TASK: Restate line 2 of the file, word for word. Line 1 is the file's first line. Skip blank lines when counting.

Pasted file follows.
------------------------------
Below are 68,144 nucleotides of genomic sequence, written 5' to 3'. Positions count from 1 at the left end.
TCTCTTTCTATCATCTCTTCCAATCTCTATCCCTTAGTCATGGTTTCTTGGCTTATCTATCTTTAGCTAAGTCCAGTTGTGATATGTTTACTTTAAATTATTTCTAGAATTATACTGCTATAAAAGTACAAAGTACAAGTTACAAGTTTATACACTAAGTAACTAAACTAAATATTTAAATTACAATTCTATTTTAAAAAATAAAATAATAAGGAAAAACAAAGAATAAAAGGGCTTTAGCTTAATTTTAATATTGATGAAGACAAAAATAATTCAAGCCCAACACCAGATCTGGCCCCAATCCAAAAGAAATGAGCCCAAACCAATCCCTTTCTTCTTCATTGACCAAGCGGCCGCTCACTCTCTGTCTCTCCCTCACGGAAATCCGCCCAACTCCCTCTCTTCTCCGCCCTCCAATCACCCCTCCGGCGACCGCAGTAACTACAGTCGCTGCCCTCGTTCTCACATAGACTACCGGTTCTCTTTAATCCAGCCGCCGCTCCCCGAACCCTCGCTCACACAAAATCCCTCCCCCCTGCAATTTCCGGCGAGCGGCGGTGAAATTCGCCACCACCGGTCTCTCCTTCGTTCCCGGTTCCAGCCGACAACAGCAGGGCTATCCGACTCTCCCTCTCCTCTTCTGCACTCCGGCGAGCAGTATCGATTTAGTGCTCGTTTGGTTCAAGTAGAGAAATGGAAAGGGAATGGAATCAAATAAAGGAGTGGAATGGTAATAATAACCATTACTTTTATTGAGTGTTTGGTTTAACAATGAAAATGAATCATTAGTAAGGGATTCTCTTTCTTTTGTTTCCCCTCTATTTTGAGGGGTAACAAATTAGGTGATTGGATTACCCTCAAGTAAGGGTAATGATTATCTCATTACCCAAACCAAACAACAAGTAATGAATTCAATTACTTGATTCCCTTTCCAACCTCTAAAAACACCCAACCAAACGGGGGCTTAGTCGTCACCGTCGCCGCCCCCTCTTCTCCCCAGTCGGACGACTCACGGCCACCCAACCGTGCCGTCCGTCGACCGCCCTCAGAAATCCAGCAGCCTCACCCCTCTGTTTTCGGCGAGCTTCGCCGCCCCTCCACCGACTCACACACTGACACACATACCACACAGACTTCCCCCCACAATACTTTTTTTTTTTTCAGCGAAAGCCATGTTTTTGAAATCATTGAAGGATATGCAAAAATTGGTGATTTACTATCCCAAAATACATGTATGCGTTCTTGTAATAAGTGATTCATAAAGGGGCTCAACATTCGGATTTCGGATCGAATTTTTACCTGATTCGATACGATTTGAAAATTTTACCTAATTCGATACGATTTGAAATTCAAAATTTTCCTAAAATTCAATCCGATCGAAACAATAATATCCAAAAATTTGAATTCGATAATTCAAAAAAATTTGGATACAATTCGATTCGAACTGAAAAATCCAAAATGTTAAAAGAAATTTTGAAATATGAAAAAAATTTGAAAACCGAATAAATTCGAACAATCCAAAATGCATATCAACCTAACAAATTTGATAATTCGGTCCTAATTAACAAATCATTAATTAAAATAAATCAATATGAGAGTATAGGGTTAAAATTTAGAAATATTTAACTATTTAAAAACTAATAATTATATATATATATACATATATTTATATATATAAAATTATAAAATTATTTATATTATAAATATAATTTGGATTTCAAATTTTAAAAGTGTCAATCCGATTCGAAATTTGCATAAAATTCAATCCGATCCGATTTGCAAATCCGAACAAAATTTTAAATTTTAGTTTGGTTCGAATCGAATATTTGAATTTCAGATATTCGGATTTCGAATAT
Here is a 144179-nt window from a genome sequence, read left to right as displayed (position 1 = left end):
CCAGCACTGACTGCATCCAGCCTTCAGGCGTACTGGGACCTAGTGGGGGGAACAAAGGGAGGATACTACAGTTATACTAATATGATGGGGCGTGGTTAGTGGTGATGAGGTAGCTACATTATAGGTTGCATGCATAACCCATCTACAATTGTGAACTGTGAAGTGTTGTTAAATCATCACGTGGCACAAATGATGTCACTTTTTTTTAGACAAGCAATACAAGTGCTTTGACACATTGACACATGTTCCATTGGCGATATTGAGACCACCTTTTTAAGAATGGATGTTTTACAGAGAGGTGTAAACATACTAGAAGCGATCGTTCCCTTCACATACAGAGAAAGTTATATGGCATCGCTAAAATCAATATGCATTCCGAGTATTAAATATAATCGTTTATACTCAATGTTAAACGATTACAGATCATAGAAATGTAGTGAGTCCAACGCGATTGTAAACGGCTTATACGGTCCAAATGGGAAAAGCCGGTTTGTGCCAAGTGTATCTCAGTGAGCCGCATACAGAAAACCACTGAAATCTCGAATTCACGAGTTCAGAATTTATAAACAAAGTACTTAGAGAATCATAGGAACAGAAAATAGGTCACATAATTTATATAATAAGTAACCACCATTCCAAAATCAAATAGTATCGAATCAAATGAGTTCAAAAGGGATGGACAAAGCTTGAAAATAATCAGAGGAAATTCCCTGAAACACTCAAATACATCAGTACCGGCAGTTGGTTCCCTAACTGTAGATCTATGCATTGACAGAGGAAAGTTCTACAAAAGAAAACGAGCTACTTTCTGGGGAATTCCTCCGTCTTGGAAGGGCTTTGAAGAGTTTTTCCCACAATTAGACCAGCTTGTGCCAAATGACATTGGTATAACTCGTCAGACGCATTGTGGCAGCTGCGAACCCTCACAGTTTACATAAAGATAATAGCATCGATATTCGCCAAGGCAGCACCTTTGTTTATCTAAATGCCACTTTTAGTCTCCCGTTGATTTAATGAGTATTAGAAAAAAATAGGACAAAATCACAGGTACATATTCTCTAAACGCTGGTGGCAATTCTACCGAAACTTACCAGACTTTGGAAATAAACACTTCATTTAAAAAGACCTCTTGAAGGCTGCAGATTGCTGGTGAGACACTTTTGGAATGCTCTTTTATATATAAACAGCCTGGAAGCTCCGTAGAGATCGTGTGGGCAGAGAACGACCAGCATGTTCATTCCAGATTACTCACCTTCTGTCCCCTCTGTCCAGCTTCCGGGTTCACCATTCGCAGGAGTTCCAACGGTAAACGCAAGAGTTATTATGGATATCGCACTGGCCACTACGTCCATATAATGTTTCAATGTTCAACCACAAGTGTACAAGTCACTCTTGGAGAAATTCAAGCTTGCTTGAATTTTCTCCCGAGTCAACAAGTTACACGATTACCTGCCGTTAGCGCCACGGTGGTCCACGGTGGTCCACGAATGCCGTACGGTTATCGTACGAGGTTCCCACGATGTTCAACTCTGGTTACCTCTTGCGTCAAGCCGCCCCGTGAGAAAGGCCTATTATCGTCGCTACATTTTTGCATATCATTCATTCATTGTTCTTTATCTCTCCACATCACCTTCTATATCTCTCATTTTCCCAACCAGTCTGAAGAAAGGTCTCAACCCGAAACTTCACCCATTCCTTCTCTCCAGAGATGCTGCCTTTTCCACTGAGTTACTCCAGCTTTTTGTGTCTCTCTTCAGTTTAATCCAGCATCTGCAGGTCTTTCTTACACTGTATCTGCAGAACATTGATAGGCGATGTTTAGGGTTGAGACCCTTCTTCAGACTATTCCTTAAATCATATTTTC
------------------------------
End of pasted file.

TCTCTTTCTATCATCTCTTCCAATCTCTATCCCTTAGTCATGGTTTCTTGGCTTATCTATCTTTAGCTAAGTCCAGTTGTGATATGTTTACTTTAAATTATTTCTAGAATTATACTGCTATAAAAGTACAAAGTACAAGTTACAAGTTTATACACTAAGTAACTAAACTAAATATTTAAATTACAATTCTATTTTAAAAAATAAAATAATAAGGAAAAACAAAGAATAAAAGGGCTTTAGCTTAATTTTAATATTGATGAAGACAAAAATAATTCAAGCCCAACACCAGATCTGGCCCCAATCCAAAAGAAATGAGCCCAAACCAATCCCTTTCTTCTTCATTGACCAAGCGGCCGCTCACTCTCTGTCTCTCCCTCACGGAAATCCGCCCAACTCCCTCTCTTCTCCGCCCTCCAATCACCCCTCCGGCGACCGCAGTAACTACAGTCGCTGCCCTCGTTCTCACATAGACTACCGGTTCTCTTTAATCCAGCCGCCGCTCCCCGAACCCTCGCTCACACAAAATCCCTCCCCCCTGCAATTTCCGGCGAGCGGCGGTGAAATTCGCCACCACCGGTCTCTCCTTCGTTCCCGGTTCCAGCCGACAACAGCAGGGCTATCCGACTCTCCCTCTCCTCTTCTGCACTCCGGCGAGCAGTATCGATTTAGTGCTCGTTTGGTTCAAGTAGAGAAATGGAAAGGGAATGGAATCAAATAAAGGAGTGGAATGGTAATAATAACCATTACTTTTATTGAGTGTTTGGTTTAACAATGAAAATGAATCATTAGTAAGGGATTCTCTTTCTTTTGTTTCCCCTCTATTTTGAGGGGTAACAAATTAGGTGATTGGATTACCCTCAAGTAAGGGTAATGATTATCTCATTACCCAAACCAAACAACAAGTAATGAATTCAATTACTTGATTCCCTTTCCAACCTCTAAAAACACCCAACCAAACGGGGGCTTAGTCGTCACCGTCGCCGCCCCCTCTTCTCCCCAGTCGGACGACTCACGGCCACCCAACCGTGCCGTCCGTCGACCGCCCTCAGAAATCCAGCAGCCTCACCCCTCTGTTTTCGGCGAGCTTCGCCGCCCCTCCACCGACTCACACACTGACACACATACCACACAGACTTCCCCCCACAATACTTTTTTTTTTTTCAGCGAAAGCCATGTTTTTGAAATCATTGAAGGATATGCAAAAATTGGTGATTTACTATCCCAAAATACATGTATGCGTTCTTGTAATAAGTGATTCATAAAGGGGCTCAACATTCGGATTTCGGATCGAATTTTTACCTGATTCGATACGATTTGAAAATTTTACCTAATTCGATACGATTTGAAATTCAAAATTTTCCTAAAATTCAATCCGATCGAAACAATAATATCCAAAAATTTGAATTCGATAATTCAAAAAAATTTGGATACAATTCGATTCGAACTGAAAAATCCAAAATGTTAAAAGAAATTTTGAAATATGAAAAAAATTTGAAAACCGAATAAATTCGAACAATCCAAAATGCATATCAACCTAACAAATTTGATAATTCGGTCCTAATTAACAAATCATTAATTAAAATAAATCAATATGAGAGTATAGGGTTAAAATTTAGAAATATTTAACTATTTAAAAACTAATAATTATATATATATATACATATATTTATATATATAAAATTATAAAATTATTTATATTATAAATATAATTTGGATTTCAAATTTTAAAAGTGTCAATCCGATTCGAAATTTGCATAAAATTCAATCCGATCCGATTTGCAAATCCGAACAAAATTTTAAATTTTAGTTTGGTTCGAATCGAATATTTGAATTTCAGATATTCGGATTTCGAATAT